Initially charged in state court, Larson was ultimately prosecuted federally under the Matthew Shepard and James Byrd, Jr. Hate Crimes Prevention Act, a federal law that criminalizes attacks based on a person's actual or perceived race, religion, gender or sexual orientation, in addition to several other factors. Nicholas Durham, a Washington, D.C.,-based trial attorney with the Justice Department's civil rights division assisted in the prosecution.

In a memo to the court, Miyake noted the doubly misguided hate attacks against Sikhs are a regular occurrence.

"Intended or not, this attack conveyed a message that those of Middle Eastern descent and Sikhs do not belong in America and are unsafe here," Miyake said in court papers. "These types of attacks have become commonplace since Sept. 11, 2001, when misdirected individuals or groups focus hate and violence on Sikhs and Muslims, believing these individuals to be associated with terrorism."

Writing the court, Larson apologized for attacking the cab driver in a lengthy and apparently heartfelt letter to the court.

"I have no excuse," Larson said. "I chose to drink. My actions could have resulted in (the man's) death. A innocent man goes to work to provide for his family, and is savagely beat down for no reason. I feel frustration and am angry at myself.

"What is wrong with me?"

Born in Toledo outside of Chehalis, Larson started drinking in his teens and hasn't ever really stopped. He dropped out of high school, and has had low-level trouble with the law since.

"There is no doubt that alcoholism is not only the root cause of the current offense, but this disease has been a losing battle for Mr. Larson for a quarter of a century," federal public defender Kyana Givens said in court papers. "His alcoholism has cost him relationships with nearly all of his siblings, friends, every romantic relationship and most recently his daughter."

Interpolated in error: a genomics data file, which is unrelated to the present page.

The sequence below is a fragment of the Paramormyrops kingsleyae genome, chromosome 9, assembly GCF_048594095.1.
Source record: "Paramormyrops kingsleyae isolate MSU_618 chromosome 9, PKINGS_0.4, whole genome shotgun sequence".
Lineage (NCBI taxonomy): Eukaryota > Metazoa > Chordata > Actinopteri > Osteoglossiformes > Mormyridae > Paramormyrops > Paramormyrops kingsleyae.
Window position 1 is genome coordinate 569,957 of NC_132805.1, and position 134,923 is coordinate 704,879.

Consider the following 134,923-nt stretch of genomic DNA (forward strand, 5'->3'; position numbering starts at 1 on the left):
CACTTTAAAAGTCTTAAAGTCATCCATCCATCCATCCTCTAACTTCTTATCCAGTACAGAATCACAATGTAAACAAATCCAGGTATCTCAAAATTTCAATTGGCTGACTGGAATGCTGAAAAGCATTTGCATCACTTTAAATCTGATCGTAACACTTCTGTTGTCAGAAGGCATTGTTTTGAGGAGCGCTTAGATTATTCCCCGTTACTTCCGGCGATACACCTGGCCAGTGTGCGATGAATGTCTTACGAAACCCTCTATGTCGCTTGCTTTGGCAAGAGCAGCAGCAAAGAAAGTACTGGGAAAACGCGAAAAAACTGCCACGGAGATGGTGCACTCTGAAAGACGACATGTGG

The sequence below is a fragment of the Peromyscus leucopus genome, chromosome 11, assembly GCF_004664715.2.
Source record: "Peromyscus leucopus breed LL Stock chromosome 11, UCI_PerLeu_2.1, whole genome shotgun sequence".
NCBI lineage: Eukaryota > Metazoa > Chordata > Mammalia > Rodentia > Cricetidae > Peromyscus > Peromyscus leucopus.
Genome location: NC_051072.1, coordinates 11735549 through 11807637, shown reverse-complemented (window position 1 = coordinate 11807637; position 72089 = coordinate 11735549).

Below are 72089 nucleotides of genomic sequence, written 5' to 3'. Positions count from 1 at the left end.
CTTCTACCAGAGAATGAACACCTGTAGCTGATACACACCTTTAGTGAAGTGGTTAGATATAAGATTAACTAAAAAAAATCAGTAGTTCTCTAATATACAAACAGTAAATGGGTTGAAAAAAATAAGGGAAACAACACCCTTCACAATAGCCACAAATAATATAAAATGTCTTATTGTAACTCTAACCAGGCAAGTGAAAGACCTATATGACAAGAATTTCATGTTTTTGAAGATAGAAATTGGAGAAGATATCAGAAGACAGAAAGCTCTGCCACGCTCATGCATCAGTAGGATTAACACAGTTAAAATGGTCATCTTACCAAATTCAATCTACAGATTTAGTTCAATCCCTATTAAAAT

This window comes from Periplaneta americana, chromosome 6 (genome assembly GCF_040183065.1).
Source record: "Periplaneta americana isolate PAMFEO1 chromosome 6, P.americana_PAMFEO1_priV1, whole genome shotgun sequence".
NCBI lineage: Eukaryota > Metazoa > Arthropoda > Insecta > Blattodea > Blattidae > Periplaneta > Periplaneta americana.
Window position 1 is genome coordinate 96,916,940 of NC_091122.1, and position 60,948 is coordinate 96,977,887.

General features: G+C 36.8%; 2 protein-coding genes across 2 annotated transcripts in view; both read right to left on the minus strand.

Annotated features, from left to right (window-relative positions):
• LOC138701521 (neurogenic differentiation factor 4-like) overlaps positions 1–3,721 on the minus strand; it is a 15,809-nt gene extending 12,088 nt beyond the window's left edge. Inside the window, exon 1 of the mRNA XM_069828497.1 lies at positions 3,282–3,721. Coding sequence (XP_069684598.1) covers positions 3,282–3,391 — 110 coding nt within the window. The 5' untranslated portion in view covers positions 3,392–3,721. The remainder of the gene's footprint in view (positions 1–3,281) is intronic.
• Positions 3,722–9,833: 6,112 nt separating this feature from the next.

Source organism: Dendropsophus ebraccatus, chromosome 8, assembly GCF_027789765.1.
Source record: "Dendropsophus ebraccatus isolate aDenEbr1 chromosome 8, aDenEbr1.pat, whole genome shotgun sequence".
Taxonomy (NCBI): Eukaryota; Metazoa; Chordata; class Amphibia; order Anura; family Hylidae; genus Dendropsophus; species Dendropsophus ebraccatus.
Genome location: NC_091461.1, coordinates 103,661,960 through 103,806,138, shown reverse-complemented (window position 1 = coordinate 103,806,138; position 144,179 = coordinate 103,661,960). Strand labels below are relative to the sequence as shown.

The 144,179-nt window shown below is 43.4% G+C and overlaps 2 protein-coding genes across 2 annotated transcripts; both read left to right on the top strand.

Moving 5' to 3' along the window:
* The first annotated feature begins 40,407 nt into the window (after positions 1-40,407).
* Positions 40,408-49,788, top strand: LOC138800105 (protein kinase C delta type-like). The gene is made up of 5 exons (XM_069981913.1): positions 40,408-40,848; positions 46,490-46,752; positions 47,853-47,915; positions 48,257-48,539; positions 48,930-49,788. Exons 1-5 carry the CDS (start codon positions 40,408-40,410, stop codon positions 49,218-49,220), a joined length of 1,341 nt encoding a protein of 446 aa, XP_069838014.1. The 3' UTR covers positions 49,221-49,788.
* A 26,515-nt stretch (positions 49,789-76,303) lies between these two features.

Larson went on to say he's been participating in alcohol treatment since his arrest - his stretch in lock up is the longest he's been sober since he started drinking - and hopes to pay restitution to the driver once he is released.

Through his attorney, Larson contended he would not have attacked the driver had he not downed a six pack and a fifth of Jagermeister that afternoon. Miyake didn't see it that way.

Miyake noted this will be Larson's 27th criminal conviction. While alcoholism may have driven him, he's failed to address his addiction despite numerous court orders; he was actually in treatment when he attacked the cab driver.

And Larson's hurt people before. Among his victims, Miyake said, are a child he hurt in 2008 and an ambulance driver he attacked in 2009. He's also tallied six drunken driving convictions.

"Larson has long known that his drinking can lead him to commit crimes and assault others," Miyake said. "Yet Larson continued to choose to drink alcohol despite understanding the proven harmful consequences that follow."

Larson is scheduled to be sentenced Tuesday by Judge Coughenour at the federal courthouse in Seattle. He remains jailed.